Modeling Performance of Open Surgical Cases

David P. Azari, Lane L. Frasier, Brady L. Miller, Sudha R. Pavuluri Quamme, Brian V. Le, Caprice C. Greenberg, Robert G. Radwin

Research output: Contribution to journalArticlepeer-review

Abstract

INTRODUCTION: Previous efforts used digital video to develop computer-generated assessments of surgical hand motion economy and fluidity of motion. This study tests how well previously trained assessment models match expert ratings of suturing and tying video clips recorded in a new operating room (OR) setting. METHODS: Enabled through computer vision of the hands, this study tests the applicability of assessments born out of benchtop simulations to in vivo suturing and tying tasks recorded in the OR. RESULTS: Compared with expert ratings, computer-generated assessments for fluidity of motion (slope = 0.83, intercept = 1.77, R2 = 0.55) performed better than motion economy (slope = 0.73, intercept = 2.04, R2 = 0.49), although 85% of ratings for both models were within ±2 of the expert response. Neither assessment performed as well in the OR as they did on the training data. Assessments were sensitive to changing hand postures, dropped ligatures, and poor tissue contact-features typically missing from training data. Computer-generated assessment of OR tasks was contingent on a clear, consistent view of both surgeon's hands. CONCLUSIONS: Computer-generated assessment may help provide formative feedback during deliberate practice, albeit with greater variability in the OR compared with benchtop simulations. Future work will benefit from expanded available bimanual video records.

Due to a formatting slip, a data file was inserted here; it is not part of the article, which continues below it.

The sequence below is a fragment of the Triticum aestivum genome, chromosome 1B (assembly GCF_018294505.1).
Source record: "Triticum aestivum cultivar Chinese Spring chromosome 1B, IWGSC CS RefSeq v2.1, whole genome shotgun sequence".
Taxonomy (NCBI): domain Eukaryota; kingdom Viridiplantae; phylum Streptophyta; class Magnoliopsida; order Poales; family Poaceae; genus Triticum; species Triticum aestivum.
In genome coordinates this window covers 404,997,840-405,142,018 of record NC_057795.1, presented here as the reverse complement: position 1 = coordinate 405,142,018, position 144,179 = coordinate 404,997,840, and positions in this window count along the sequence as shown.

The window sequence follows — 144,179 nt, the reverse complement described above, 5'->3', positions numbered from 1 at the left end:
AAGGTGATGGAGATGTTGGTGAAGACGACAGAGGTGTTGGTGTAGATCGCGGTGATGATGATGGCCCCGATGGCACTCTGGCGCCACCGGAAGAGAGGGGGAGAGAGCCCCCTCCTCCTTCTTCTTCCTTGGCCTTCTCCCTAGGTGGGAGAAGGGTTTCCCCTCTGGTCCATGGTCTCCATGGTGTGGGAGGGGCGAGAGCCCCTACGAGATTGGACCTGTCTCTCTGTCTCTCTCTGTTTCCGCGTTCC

Original languageEnglish (US)
Pages (from-to)e188-e193
JournalSimulation in Healthcare
Volume16
Issue number6
DOIs
StatePublished - Dec 1 2021

ASJC Scopus subject areas

  • Epidemiology
  • Medicine (miscellaneous)
  • Education
  • Modeling and Simulation

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